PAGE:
2. Key Findings Decommissioning Across the North Sea
• Decommissioning is a growing market across the North Sea. Activity on the UK Continental Shelf (UKCS) is expected to be significantly higher than on the Norwegian, Danish and Dutch Continental Shelves to 2025. This reflects the scale of total infrastructure and the relative maturity of the different regions of the North Sea, with more fields reaching the end of their productive lives in the UK.
• From 2017 to 2025, decommissioning is forecast to take place on 349 fields across the four regions of the North Sea:
• Six fields on the Danish Continental Shelf • 23 fields on the Norwegian Continental Shelf • 106 fields on the Dutch Continental Shelf • 214 fields on the UKCS
• Across the four regions:
• Over 200 platforms are forecast for complete or partial removal • Close to 2,500 wells are expected to be plugged and abandoned • Nearly 7,800 kilometres of pipeline are forecast to be decommissioned
UK Continental Shelf in Focus
• Decommissioning, as a proportion of total UKCS expenditure, has increased from 2 per cent in 2010 to 7 per cent (£1.2 billion) in 2016. Operators forecast this figure will rise to 11 per cent (£1.8 billion) this year.
• From 2017 to 2025, £17 billion is forecast to be spent on decommissioning on the UKCS.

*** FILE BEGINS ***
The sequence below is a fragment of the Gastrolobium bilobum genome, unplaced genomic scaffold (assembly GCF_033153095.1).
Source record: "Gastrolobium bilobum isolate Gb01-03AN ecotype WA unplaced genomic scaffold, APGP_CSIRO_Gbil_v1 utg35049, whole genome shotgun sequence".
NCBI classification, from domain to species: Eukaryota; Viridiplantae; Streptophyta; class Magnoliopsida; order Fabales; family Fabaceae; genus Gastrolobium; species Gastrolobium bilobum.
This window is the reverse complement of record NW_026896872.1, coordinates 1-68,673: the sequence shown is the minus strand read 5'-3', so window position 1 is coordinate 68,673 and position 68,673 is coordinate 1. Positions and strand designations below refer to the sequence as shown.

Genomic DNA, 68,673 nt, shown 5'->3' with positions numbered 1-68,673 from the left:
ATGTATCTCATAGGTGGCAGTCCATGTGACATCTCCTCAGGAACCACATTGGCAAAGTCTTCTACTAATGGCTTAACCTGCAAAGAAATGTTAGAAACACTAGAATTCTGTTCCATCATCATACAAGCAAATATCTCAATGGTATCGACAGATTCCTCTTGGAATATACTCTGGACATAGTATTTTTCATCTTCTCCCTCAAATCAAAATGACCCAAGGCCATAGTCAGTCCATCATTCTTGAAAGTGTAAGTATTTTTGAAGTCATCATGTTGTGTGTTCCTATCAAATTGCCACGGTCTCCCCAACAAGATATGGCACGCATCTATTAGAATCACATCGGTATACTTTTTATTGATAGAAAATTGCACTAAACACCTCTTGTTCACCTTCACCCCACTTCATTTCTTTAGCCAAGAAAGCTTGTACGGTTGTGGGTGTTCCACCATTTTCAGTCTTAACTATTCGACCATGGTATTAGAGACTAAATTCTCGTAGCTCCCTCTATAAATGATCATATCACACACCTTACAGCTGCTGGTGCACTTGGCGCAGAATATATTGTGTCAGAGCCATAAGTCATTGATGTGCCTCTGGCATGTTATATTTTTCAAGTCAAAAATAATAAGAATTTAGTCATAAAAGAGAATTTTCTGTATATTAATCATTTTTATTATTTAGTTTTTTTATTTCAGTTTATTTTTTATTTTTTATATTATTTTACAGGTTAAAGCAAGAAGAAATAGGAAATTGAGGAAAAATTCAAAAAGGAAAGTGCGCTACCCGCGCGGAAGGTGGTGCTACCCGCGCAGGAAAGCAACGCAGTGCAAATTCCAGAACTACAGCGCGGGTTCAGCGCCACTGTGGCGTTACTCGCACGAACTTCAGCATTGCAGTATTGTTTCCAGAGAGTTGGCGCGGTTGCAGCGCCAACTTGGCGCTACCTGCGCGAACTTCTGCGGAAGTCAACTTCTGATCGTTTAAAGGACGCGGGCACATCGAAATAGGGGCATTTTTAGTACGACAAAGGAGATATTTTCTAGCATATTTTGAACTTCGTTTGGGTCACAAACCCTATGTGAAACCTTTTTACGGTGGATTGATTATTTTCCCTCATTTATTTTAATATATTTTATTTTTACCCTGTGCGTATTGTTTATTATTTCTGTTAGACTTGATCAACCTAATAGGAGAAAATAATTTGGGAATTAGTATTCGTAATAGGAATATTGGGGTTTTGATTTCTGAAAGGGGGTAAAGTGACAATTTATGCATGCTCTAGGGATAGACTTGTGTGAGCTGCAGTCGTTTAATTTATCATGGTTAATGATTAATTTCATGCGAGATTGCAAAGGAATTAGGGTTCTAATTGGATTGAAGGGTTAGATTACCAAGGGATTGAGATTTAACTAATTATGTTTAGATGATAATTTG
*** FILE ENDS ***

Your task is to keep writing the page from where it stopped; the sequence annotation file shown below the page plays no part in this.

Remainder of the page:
• The annual expenditure profile is forecast to remain consistent over the near term at £1.7-£2 billion per year.
• Forty-six per cent (£7.9 billion) of the total UK decommissioning spend from 2017 to 2025 will be concentrated in the central North Sea.
• The largest category of expenditure is well plugging and abandonment (P&A) at 49 per cent (£8.3 billion).
• The UK offshore oil and gas industry is committed to ensuring that decommissioning is carried out as cost-effectively as possible, while maintaining high safety and environmental standards.
• The average forecast cost for well P&A has fallen by 5 per cent in the central and northern North Sea and west of Shetland, and by 4 per cent in the southern North Sea and Irish Sea. These figures are expected to fall further as lessons learnt from industry experience are shared sector-wide to further improve efficiency.